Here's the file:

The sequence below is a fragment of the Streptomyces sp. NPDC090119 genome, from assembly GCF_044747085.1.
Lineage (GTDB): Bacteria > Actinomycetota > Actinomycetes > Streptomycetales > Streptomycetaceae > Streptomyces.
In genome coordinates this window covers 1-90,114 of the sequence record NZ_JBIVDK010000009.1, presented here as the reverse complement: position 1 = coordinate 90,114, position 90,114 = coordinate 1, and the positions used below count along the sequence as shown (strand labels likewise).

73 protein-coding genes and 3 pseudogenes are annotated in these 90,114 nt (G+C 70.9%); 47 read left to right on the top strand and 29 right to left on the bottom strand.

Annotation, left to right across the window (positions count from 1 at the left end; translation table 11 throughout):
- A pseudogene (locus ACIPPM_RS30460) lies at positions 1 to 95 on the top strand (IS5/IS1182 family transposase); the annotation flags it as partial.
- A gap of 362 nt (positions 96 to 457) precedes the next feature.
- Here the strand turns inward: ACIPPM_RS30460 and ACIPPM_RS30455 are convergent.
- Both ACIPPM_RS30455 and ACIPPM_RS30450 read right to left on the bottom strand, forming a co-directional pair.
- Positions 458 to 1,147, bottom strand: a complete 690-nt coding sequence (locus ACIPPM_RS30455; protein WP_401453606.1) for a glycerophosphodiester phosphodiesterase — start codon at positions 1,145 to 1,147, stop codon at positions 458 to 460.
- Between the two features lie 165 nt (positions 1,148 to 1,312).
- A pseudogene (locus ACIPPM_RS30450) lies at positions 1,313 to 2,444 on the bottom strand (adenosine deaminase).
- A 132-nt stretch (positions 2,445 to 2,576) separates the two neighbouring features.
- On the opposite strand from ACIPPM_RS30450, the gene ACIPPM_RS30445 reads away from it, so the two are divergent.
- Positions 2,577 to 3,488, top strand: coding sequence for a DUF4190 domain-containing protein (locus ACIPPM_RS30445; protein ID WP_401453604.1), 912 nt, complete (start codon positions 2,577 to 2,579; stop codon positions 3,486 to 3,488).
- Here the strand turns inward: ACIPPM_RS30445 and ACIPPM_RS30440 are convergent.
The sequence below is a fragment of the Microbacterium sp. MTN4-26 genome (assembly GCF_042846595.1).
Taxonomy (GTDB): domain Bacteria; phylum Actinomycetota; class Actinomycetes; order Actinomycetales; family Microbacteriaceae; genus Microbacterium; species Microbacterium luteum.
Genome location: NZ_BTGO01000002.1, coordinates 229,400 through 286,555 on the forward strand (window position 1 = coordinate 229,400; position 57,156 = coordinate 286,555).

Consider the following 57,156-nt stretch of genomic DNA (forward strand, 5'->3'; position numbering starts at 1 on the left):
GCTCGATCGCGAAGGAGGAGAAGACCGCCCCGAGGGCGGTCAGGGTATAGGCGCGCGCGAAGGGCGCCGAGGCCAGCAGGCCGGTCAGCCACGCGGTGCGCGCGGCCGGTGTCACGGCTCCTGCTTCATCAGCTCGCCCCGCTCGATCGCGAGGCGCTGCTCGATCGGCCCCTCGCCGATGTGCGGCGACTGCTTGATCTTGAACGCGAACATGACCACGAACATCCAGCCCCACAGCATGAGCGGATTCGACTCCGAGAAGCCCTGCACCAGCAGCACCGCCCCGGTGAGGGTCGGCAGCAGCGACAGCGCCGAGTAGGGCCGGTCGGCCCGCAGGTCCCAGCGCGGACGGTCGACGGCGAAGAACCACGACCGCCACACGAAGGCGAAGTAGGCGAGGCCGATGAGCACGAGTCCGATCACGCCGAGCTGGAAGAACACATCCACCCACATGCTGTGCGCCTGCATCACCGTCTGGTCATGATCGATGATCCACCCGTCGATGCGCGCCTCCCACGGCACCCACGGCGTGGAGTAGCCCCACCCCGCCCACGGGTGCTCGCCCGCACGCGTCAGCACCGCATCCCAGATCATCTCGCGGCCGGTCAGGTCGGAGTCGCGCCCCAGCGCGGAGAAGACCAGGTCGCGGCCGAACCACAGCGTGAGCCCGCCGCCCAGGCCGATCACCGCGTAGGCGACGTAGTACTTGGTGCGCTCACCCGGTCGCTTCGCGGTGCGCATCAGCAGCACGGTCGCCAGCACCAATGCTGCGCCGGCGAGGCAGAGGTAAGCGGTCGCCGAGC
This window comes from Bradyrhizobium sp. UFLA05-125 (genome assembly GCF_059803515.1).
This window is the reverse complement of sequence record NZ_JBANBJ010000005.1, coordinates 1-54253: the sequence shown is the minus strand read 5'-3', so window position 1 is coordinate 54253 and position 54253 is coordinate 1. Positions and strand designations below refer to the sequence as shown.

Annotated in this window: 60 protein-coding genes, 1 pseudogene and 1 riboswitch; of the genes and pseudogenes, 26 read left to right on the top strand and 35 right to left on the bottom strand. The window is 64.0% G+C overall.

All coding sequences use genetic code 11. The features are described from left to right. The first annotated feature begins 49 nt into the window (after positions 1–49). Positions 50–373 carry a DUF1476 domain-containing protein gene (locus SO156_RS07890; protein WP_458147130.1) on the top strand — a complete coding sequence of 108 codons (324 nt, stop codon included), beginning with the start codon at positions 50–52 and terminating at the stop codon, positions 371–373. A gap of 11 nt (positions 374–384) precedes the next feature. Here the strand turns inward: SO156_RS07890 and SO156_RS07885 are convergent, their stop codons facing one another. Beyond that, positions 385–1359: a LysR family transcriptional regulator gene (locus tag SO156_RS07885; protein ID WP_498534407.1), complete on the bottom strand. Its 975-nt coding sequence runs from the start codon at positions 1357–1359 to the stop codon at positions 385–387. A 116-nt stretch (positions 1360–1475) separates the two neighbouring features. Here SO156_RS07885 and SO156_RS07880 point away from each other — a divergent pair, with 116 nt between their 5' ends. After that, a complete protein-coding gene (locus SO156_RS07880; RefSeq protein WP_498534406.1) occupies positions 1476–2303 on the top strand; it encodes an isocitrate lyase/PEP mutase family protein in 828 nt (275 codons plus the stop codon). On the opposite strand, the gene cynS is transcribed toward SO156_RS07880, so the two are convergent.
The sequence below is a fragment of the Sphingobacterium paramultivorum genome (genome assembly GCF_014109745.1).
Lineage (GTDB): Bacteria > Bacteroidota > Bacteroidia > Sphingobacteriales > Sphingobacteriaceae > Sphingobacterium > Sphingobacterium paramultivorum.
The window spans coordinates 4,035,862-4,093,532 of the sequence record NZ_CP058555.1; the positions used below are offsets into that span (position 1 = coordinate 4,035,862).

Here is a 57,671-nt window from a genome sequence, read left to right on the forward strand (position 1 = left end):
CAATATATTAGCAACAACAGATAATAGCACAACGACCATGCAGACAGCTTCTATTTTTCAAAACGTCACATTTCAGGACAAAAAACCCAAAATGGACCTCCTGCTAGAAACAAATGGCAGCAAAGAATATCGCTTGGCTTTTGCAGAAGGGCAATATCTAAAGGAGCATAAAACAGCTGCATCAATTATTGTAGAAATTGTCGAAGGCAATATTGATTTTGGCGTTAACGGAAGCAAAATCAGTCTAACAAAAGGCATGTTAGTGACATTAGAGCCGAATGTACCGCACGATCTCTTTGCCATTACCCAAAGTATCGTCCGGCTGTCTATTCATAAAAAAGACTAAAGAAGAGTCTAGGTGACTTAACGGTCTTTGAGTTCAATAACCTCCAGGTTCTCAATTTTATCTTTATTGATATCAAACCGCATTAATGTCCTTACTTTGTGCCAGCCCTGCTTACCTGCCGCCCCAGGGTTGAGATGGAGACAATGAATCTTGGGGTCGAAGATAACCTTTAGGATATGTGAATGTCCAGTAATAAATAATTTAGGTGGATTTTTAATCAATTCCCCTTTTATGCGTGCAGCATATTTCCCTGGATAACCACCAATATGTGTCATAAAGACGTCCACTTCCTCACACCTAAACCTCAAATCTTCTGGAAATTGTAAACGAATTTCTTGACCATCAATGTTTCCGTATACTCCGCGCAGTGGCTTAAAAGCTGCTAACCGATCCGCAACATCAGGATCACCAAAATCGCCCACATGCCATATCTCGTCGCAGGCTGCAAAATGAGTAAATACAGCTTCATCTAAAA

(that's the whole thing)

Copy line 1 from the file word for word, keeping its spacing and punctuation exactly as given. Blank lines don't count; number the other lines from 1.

The sequence below is a fragment of the Streptomyces sp. NPDC090119 genome, from assembly GCF_044747085.1.